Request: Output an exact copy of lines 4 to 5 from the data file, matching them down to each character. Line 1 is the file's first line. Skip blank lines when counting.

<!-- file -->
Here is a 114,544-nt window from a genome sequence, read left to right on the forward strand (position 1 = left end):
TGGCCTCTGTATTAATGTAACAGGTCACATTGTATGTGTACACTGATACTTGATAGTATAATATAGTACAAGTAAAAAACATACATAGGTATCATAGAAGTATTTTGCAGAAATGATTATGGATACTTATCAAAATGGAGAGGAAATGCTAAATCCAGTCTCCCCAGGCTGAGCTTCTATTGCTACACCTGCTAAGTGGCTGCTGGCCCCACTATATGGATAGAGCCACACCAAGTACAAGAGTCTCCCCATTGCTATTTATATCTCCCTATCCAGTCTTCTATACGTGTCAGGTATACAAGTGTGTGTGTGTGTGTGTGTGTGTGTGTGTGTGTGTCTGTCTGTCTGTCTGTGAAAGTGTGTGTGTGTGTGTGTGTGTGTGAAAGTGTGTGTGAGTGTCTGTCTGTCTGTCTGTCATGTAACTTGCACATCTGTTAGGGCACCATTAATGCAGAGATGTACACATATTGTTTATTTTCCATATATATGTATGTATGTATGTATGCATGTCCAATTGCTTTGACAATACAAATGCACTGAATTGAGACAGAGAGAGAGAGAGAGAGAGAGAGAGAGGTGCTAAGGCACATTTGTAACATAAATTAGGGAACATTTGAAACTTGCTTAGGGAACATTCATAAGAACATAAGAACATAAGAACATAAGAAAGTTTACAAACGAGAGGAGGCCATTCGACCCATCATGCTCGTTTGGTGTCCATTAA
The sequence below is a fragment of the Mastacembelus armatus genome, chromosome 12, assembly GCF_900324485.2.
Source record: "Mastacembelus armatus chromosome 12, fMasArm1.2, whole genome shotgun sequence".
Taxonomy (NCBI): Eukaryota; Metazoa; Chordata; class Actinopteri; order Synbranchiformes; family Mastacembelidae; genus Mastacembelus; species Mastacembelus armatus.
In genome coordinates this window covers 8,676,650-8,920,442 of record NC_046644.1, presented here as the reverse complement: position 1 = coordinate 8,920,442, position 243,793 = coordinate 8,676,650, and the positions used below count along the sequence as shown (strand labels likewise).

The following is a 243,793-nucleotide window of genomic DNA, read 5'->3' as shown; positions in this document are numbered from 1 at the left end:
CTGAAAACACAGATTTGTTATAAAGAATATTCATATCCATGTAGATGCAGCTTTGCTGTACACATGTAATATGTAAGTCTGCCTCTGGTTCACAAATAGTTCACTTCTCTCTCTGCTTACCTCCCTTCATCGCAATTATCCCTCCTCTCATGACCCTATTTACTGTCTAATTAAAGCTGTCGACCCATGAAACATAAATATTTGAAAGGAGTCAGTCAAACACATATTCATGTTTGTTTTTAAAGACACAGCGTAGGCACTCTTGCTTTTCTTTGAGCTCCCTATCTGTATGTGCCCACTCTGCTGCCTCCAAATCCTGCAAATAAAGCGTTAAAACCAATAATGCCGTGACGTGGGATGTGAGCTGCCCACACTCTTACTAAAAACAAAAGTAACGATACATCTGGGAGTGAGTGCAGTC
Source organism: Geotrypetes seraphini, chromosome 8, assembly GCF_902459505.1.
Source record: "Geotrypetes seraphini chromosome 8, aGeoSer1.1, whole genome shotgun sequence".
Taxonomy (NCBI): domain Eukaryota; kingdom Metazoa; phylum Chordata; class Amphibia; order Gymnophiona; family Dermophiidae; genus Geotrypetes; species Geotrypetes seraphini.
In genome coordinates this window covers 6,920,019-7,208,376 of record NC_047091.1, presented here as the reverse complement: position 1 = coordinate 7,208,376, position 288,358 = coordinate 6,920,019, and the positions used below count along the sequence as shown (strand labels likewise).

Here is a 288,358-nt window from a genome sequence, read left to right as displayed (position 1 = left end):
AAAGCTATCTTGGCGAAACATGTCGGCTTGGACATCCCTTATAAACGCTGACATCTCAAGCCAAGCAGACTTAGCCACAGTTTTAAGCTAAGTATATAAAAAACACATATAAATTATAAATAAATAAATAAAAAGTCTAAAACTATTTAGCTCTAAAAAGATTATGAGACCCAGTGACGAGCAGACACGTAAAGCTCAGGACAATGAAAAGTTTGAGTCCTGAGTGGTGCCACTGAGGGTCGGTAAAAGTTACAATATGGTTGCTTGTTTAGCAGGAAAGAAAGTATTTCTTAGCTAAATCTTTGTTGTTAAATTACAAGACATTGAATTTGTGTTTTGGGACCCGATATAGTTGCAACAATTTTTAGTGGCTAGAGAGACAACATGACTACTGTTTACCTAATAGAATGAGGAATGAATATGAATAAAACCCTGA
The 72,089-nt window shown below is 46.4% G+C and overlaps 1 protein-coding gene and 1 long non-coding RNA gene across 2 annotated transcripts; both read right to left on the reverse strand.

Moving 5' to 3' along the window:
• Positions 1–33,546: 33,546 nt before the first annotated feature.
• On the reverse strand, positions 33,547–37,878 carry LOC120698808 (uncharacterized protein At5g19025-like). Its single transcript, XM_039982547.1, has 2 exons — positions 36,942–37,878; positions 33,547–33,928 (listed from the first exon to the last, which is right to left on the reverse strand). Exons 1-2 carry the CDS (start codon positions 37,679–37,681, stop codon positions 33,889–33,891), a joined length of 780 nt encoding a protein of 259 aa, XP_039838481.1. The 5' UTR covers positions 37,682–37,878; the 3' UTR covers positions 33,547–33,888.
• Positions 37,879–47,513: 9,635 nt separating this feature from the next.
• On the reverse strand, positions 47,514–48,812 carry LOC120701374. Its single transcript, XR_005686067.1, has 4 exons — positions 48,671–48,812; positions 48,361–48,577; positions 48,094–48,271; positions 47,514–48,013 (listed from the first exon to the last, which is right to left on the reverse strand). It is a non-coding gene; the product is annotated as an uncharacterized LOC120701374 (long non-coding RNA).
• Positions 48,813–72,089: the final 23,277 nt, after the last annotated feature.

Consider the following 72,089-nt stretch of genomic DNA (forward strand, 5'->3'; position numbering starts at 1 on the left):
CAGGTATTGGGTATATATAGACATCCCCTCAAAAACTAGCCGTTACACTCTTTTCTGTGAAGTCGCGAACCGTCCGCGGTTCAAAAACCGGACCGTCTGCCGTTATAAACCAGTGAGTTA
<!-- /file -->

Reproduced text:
Source record: "Mastacembelus armatus chromosome 12, fMasArm1.2, whole genome shotgun sequence".
Taxonomy (NCBI): Eukaryota; Metazoa; Chordata; class Actinopteri; order Synbranchiformes; family Mastacembelidae; genus Mastacembelus; species Mastacembelus armatus.